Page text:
If you can’t avoid being stuck behind slow pokes at traffic lights, don’t gun the gas to get around them. Aggressive driving habits drive up the cost of driving exponentially so avoid speeding, rapid acceleration and braking whenever possible.
Finally, taking things slow and methodically on the road can save money, energy and lives so keep things in perspective when you’re behind the wheel.
All you need is a little initiative and you’ll start seeing the fruits of your conservation efforts everywhere you look. And small steps lead to big changes.
Committed to Corporate Responsibility
Along those lines, individuals aren’t the only ones getting in on the road to reduction. Here’s a look at two of the largest energy efficiency initiatives that Extra Space Storage has taken in an attempt to do our part on a larger business scale.
Revamped Lighting Schemes:
Not only did we swap out our energy-hogging halogen fixtures with LED fixtures (resulting in a 66% reduction in kilowatt consumption with the same lumens!), but we also embraced the “less is more” philosophy for our properties by incorporating de-lamping (using single light fixtures and lighter colored walls instead of dual-bulb fixtures) and daylighting (using the natural light of the day whenever possible instead of flipping switches).
As an EPA Energy Star partner, we at Extra Space Storage are all about embracing our efficiency empowerment: our corporate awareness campaign “Conserve: The Power is Yours” reminds our personnel that little things make a big difference.
Hybrid Company Cars
And one of those “little” things making a big difference involves replacing gas guzzling vehicles with hybrid cars. There are about half a dozen company hybrids in play at this time and they are currently being tested by some of our field managers who work in areas where they wouldn’t exceed about 40 MPH.
The 40 MPH bit is important because although we all know driving slower than 50 MPH is great for stretching your gas dollars, with hybrid cars, they need to remain under this speed in order to maintain electric motor power instead of switching over to the carbon emission-producing internal combustion engine.
Although the cost to upgrade each car to a hybrid costs between $5,000 to $7,000, if we see a substantial decrease in the cost of driving related to these test hybrids, who knows? You just might see an Extra Space Storage hybrid conservatively scooting around a city near you in the near future!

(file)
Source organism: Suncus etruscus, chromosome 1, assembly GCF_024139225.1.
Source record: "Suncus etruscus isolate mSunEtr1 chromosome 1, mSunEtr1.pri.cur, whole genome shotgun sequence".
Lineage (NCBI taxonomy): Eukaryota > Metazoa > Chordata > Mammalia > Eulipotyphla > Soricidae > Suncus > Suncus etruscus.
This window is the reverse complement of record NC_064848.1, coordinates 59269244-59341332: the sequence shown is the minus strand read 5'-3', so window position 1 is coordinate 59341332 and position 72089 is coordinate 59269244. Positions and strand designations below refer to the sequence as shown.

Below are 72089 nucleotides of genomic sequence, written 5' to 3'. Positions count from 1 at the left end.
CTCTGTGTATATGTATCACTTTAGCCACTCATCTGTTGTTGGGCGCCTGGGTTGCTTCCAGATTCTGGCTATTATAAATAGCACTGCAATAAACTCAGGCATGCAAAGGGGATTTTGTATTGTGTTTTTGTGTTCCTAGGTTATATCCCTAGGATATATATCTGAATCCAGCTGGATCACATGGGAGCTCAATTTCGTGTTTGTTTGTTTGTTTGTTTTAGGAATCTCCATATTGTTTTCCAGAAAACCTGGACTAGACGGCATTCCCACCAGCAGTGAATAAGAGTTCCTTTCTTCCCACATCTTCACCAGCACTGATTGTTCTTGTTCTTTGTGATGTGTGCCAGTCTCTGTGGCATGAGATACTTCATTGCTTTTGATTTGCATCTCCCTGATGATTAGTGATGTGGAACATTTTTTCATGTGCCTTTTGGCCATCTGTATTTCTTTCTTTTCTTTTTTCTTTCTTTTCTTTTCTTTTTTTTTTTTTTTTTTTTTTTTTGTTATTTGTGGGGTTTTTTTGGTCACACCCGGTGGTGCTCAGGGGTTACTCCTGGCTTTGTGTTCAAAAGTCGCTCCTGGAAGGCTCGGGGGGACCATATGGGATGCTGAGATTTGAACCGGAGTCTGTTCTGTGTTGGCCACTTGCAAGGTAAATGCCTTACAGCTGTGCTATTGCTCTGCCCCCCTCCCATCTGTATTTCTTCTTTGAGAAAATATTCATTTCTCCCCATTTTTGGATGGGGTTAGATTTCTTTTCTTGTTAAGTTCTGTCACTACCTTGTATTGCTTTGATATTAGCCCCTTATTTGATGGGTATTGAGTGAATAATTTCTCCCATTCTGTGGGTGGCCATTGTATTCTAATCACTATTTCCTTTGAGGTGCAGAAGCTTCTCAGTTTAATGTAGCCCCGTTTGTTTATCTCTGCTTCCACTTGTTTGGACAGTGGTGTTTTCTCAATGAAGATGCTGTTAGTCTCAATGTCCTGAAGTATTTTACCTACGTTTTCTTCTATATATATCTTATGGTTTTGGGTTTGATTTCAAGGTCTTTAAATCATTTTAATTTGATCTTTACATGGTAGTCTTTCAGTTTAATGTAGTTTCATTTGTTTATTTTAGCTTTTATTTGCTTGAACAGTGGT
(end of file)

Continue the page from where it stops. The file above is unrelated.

Check out our website for more specifics on our sustainability initiatives and ideas on how you can implement some of the changes yourself.
What are some of the ways you’ve curbed your individual inefficiency through driving smarter or increasing your conservation efforts?
Garret Stembridge is part of the team at Extra Space Storage, a leading provider of self-storage facilities. Garret often writes about sustainable practices for homes and for businesses. Many Extra Space Storage locations, including several in Orlando, have been retrofitted to reduce energy consumption.
Wristwatch photo credit: alexkerhead via photopin cc
Dog in car photo credit: lindawoods via photopin cc
We received NO compensation for this post.
Great easy-to-do tips! I would like to add: when shopping for your next car, get the model you want with the smallest engine available for it. This saves money in the purchase, and there’s still plenty under the hood. There’s a good reason US car specs don’t include maximum speeds attainable: those tend to be around 110mph or so.
If you buy horsepower for the “safety” reason, consider one of the new turbodiesel engines. They are up to 40% more efficient than gasoline models with the same horsepower, but diesels’ high torque really pack a sweet kick. (And diesel has become much cleaner now).
Thanks @cellomomcars for the great advice! You are the expert and our “go to” on advice and info on buying and using our cars, how to get better fuel economy: conserve energy, reduce our use of fossil fuels, AND save money.